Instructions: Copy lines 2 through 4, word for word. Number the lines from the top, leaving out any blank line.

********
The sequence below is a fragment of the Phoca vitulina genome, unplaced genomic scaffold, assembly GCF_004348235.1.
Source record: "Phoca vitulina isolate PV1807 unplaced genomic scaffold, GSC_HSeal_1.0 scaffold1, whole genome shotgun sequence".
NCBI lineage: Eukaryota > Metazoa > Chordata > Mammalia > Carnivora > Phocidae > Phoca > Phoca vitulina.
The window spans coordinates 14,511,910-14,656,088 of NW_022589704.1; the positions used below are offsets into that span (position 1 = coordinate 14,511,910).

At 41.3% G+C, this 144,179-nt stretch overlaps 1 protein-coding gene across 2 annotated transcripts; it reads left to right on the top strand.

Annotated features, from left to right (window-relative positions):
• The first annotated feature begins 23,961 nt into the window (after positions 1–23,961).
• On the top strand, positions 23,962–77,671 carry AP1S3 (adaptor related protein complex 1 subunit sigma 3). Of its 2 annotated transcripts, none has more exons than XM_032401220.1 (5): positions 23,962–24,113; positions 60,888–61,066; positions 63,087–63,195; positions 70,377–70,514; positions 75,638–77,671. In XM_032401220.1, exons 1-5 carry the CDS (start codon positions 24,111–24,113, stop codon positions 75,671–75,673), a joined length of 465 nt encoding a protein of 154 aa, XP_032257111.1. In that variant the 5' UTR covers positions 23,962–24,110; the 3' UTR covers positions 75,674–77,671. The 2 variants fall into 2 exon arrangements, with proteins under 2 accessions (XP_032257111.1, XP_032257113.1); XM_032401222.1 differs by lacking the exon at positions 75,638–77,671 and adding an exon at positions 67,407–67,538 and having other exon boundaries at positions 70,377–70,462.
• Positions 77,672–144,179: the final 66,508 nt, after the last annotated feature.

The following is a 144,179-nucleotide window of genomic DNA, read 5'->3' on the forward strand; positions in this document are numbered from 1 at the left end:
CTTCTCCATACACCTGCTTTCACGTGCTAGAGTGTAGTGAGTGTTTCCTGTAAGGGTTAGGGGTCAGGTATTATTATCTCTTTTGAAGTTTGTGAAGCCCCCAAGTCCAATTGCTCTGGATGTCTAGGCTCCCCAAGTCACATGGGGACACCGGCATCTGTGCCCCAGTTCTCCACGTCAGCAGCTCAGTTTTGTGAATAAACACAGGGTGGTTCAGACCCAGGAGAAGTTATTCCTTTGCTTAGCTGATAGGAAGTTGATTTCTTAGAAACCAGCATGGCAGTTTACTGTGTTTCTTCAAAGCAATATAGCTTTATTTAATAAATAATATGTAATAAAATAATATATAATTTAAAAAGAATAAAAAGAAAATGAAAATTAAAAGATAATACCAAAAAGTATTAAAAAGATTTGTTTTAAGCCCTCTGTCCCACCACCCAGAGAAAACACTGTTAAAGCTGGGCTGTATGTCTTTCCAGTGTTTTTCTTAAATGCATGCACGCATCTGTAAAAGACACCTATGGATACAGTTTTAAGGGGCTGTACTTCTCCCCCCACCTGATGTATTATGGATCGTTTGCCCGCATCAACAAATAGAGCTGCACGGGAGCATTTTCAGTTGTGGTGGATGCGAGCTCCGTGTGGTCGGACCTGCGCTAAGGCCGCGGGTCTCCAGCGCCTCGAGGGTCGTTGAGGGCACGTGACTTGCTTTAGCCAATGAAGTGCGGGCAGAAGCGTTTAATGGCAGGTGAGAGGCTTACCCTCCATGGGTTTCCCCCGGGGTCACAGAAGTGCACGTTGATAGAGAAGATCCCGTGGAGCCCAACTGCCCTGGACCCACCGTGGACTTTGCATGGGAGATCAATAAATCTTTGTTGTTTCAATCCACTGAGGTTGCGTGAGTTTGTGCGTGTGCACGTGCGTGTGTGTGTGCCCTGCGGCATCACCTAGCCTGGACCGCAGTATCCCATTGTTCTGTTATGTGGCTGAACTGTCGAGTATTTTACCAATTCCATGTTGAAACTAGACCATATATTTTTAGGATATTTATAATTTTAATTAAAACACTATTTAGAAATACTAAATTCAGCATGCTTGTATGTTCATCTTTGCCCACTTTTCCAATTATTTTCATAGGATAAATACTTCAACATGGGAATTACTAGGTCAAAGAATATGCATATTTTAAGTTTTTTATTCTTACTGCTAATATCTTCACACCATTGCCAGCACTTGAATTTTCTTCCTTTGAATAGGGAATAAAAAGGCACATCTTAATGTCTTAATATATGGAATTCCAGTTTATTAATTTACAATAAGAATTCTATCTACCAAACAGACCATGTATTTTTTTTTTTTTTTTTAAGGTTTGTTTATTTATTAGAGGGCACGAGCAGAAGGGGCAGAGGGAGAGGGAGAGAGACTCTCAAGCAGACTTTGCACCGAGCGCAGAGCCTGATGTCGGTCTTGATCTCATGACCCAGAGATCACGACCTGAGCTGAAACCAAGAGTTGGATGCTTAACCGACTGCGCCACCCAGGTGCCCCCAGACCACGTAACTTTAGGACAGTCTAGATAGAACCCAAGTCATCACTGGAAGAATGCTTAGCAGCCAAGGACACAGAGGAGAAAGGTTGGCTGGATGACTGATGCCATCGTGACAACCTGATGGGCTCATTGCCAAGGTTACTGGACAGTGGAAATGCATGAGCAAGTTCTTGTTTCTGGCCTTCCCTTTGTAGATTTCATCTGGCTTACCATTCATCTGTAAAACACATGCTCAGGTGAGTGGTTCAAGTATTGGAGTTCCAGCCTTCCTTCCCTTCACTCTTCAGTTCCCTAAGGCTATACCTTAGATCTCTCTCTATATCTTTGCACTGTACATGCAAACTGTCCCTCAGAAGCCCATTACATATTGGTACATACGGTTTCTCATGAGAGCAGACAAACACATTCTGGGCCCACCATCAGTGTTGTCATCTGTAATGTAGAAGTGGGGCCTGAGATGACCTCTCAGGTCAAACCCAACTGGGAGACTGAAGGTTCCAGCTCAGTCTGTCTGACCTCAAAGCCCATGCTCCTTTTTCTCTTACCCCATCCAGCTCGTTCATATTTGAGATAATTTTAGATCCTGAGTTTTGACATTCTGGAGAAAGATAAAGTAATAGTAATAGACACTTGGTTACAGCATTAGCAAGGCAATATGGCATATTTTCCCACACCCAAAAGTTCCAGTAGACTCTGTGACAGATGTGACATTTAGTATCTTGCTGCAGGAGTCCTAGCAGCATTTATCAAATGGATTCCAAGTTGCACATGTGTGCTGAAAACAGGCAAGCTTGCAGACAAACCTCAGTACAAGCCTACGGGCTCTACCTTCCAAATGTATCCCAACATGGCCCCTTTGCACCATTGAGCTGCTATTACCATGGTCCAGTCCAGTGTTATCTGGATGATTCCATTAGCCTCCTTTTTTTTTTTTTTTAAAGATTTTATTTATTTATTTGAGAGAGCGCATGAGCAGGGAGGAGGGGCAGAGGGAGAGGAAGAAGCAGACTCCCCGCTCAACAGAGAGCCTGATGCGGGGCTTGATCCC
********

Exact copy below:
Source record: "Phoca vitulina isolate PV1807 unplaced genomic scaffold, GSC_HSeal_1.0 scaffold1, whole genome shotgun sequence".
NCBI lineage: Eukaryota > Metazoa > Chordata > Mammalia > Carnivora > Phocidae > Phoca > Phoca vitulina.
The window spans coordinates 14,511,910-14,656,088 of NW_022589704.1; the positions used below are offsets into that span (position 1 = coordinate 14,511,910).